Using the Timecode Window in Avid Media Composer — EVF Tutorial

Using the Timecode Window in Avid Media Composer — EVF Tutorial



hey guys what's up Josh short here from edit video faster it has been forever since I've created a new video for you so long that I have a notes that I'm gonna go off of for once in this video I'm going to show you how to use the timecode window an avid media composer so as you can see I'm in version 8.4 right now the time this recording there on 8.9 but it's pretty much the exact same thing and it's been this exact same way for forever with avid so why use the timecode window well first off you can see your timecode in two places by default and media composer so up here in your record window you see your timecode up here and down here in the timeline you see it right here and this actually hasn't always been here this maybe came around in version seven something like that so before that how you used to have to use something called the timecode window to see it a little easier and just kind of by habit I still keep this up in my workspace that I use pretty much all the time so if you go up to tools you can find the timecode window go ahead and click it and now mine jumps over here with two lines I'll show you that what that means in a moment yours might pop up over here or up here I don't really know where it jumps up by default anyway so we have our timecode window and we can see we have two lines of information yours might just say one line so real quick here's probably looks like this alright and what this means so master tc1 and these numbers here so this number correlates to your timecode for where your play position indicator is with tc1 your timecode track and so as you drag your time position indicator this is going to change and you see that number here and here and here and if you're like me and you've been staring at a screen for too many years and this just isn't big enough for you you can click this drop down go to size and make a different size make it larger or smaller all right got that a little bigger all right now let's say we want to display two lines of information and show something else we can click this drop-down in the timecode window go to add line and a new line is gonna pop up and I actually don't even know what REM stands for what I like to also display along with my timecode is the in and out if I had an in and an out selected it would tell me that duration so if I click the drop down here I can go to sequence timecode tc1 and then I slash oh all right and so if I set an endpoint in my timeline and an out point I will know that is one minute one second and ten frames that can be pretty useful let's say you want everything to be two seconds long I go make my endpoint I go plus 129 out point and now I have a in and out of two seconds long and I can make an add edit make another add edit and just go from there all right and one last line you might want to add is the duration so if you click the drop-down again let's add a line and go back click the drop down go to sequence go to timecode tc1 animals like the duration and that that will tell you how long your sequence is so pretty much from the first frame to the last frame of video I know that this sequence is 2 minutes 41 seconds and 20 frames as you can see that's probably useful if you're trying to hit a certain time let's say 30 minutes and you want first frame to last frame of your sequence you can determine it by using the timecode window jump around in here there's a ton of options most of them I don't ever use you can display the footage timecode if you go down to source and then select the track let's say v1 and select the time code it's not going to display anything until you actually hit a clip on v1 so you watch as I scroll as soon as I hit that track that's displaying the time code on the source of what's on v1 so let's say you have a ton of footage and you know your post supervisors next to you and they they want to know the time code of that specific shot I mean you can do find frame and go back and then go look like oh it's five seconds and and 13 frames or if you have the time code tool up with this selected you can just see it right in there so that is it guys thank you so much for watching this video I have a ton more videos in the works sorry it's been so long since I've posted but if you go to edit video faster comm you can see what I've been working on over there if you are not subscribed I would love it if you click that a subscribe button until next time I've been Josh short with editvideofaster.com and I'll see you later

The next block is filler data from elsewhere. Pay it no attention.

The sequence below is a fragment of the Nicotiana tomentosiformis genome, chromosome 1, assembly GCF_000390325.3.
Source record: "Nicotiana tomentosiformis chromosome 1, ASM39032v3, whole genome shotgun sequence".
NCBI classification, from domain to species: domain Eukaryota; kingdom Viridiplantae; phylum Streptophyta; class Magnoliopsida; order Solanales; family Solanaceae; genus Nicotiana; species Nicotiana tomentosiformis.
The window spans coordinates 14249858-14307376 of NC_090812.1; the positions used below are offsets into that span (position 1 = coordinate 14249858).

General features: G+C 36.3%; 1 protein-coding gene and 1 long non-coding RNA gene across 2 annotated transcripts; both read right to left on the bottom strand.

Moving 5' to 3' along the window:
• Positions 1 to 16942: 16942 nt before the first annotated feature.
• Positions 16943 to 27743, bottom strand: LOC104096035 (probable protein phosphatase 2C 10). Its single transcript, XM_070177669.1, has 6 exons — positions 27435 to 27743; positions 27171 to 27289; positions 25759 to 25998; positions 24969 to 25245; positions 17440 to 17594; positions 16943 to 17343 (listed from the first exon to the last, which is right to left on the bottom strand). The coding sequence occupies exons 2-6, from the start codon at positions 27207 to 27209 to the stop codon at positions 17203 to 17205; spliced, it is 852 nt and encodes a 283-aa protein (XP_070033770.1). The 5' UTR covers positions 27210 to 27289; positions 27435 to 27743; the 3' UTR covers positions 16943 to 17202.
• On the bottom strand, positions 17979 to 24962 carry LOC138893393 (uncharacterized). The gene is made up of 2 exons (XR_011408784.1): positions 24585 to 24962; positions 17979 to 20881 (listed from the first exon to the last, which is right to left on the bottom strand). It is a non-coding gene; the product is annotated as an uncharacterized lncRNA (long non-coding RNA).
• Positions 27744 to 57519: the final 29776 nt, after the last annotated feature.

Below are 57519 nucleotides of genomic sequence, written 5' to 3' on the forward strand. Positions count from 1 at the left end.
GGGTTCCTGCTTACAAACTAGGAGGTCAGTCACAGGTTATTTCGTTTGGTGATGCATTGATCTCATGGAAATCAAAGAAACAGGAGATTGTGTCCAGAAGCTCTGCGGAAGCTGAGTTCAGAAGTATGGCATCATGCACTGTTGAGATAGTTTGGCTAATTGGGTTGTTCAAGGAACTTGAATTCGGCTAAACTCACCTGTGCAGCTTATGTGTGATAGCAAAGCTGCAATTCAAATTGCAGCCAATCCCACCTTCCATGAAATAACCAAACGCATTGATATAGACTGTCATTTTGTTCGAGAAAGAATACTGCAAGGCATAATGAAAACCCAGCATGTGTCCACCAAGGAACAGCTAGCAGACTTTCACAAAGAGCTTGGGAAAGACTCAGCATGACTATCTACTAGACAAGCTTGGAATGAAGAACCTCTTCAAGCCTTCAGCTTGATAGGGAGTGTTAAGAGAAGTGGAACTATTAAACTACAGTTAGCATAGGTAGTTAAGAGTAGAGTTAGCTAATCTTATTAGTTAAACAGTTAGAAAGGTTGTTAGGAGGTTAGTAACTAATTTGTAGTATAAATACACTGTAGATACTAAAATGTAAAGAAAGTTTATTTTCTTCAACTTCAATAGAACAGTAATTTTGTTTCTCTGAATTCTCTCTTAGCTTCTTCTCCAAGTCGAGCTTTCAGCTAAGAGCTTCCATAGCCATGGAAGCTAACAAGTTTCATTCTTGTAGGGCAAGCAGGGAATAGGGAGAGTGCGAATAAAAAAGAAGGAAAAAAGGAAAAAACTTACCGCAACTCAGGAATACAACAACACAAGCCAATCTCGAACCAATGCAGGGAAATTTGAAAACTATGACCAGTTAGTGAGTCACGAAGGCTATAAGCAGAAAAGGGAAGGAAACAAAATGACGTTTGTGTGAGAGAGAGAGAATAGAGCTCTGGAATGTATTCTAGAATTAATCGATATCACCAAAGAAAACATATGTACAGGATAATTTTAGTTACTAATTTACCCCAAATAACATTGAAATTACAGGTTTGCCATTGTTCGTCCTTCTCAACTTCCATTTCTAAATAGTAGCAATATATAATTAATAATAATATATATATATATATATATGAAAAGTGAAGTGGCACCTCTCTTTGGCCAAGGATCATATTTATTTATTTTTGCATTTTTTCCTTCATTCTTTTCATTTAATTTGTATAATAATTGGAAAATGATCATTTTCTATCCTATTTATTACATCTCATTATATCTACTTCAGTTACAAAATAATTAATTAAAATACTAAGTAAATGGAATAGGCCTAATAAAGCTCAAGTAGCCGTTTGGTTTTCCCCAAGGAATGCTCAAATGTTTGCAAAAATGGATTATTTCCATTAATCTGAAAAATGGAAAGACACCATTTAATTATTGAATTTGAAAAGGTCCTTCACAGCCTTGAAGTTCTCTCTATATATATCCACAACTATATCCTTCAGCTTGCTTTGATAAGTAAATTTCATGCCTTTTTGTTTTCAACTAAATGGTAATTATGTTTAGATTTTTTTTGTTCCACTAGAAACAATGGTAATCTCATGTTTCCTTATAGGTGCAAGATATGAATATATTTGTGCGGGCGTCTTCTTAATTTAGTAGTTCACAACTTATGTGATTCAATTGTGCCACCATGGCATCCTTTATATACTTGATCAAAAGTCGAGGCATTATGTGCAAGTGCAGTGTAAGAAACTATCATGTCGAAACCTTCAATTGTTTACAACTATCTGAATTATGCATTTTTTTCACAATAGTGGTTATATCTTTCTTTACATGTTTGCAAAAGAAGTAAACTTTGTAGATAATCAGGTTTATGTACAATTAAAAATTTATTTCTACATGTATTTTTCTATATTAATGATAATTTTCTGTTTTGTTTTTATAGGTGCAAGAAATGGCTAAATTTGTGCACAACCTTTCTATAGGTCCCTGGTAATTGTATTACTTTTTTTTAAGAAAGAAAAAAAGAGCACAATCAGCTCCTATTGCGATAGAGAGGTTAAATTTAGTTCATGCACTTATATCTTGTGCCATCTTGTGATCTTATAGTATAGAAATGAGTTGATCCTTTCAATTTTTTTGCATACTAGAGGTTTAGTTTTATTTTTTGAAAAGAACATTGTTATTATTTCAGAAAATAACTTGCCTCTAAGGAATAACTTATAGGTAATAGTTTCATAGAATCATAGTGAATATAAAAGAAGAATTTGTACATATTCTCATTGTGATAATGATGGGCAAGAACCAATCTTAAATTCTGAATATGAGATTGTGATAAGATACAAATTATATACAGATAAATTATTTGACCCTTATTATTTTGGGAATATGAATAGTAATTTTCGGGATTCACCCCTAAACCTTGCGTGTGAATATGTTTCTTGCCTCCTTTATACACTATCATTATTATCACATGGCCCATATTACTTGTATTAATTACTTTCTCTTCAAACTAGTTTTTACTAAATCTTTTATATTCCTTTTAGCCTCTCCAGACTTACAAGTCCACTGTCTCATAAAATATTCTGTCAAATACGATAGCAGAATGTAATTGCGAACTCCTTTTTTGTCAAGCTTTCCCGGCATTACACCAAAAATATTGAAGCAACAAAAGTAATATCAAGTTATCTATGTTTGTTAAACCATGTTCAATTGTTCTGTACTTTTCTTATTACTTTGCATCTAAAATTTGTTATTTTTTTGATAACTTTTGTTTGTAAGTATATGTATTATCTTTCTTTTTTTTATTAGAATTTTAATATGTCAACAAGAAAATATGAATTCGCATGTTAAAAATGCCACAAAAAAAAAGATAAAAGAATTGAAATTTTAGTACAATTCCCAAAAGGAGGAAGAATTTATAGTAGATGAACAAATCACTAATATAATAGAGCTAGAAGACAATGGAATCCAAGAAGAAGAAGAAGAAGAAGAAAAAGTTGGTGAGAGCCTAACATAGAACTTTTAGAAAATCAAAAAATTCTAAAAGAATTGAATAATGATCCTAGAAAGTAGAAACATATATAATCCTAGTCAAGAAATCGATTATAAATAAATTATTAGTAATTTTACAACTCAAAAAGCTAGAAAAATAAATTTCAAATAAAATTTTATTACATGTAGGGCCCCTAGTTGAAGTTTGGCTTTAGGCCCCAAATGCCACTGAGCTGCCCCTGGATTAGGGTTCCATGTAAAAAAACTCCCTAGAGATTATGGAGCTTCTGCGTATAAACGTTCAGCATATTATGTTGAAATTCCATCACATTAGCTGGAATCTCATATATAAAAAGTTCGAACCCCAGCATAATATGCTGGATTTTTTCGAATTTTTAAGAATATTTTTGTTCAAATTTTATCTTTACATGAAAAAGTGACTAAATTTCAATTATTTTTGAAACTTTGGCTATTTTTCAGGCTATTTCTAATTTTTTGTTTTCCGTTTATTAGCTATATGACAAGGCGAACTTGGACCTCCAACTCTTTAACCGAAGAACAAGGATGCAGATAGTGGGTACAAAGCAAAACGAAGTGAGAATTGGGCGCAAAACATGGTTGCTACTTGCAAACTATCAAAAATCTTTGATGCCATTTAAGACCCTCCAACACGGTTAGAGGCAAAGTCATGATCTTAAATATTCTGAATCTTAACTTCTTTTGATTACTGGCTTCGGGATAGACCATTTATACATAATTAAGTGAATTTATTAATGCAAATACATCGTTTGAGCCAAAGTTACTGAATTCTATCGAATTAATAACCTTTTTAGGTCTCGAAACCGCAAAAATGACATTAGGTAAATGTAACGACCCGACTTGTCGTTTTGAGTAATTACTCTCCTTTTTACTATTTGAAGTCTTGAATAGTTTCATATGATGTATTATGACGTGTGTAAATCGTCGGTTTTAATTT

5 Comments

  • Karen Borland says:

    I work in the broadcast news industry. a producer asked me last week to give her hit times on the fly when particular soundbites came up during the story. But I was feeding my timeline and wasn't sure how to do that. Is it possible to get accurate times on the fly while playing the sequence?

  • Just Like This TV says:

    Rem stands for Remaining time sir =) you use it as countdown line when you are playing live from avid on air. So everyone will know and can prepare for the next cue or part of the show =)

  • Robert Shaffer says:

    Hey Josh, not sure if you'll see this, but isn't there a way to view, for example, 29.97 Drop Frame timecode when you're in a 23.98 Non-Drop project? I'm pretty sure I was able to do this before but now I can't. Am I tripping?

  • Arv Vee says:

    Nice. (And I'm guessing that "Rem", mentioned at 2:35, is "Time Remaining" from the playhead point to the end of the sequence.) Thanks for this!

  • Brie Stodden says:

    Super handy, thanks!

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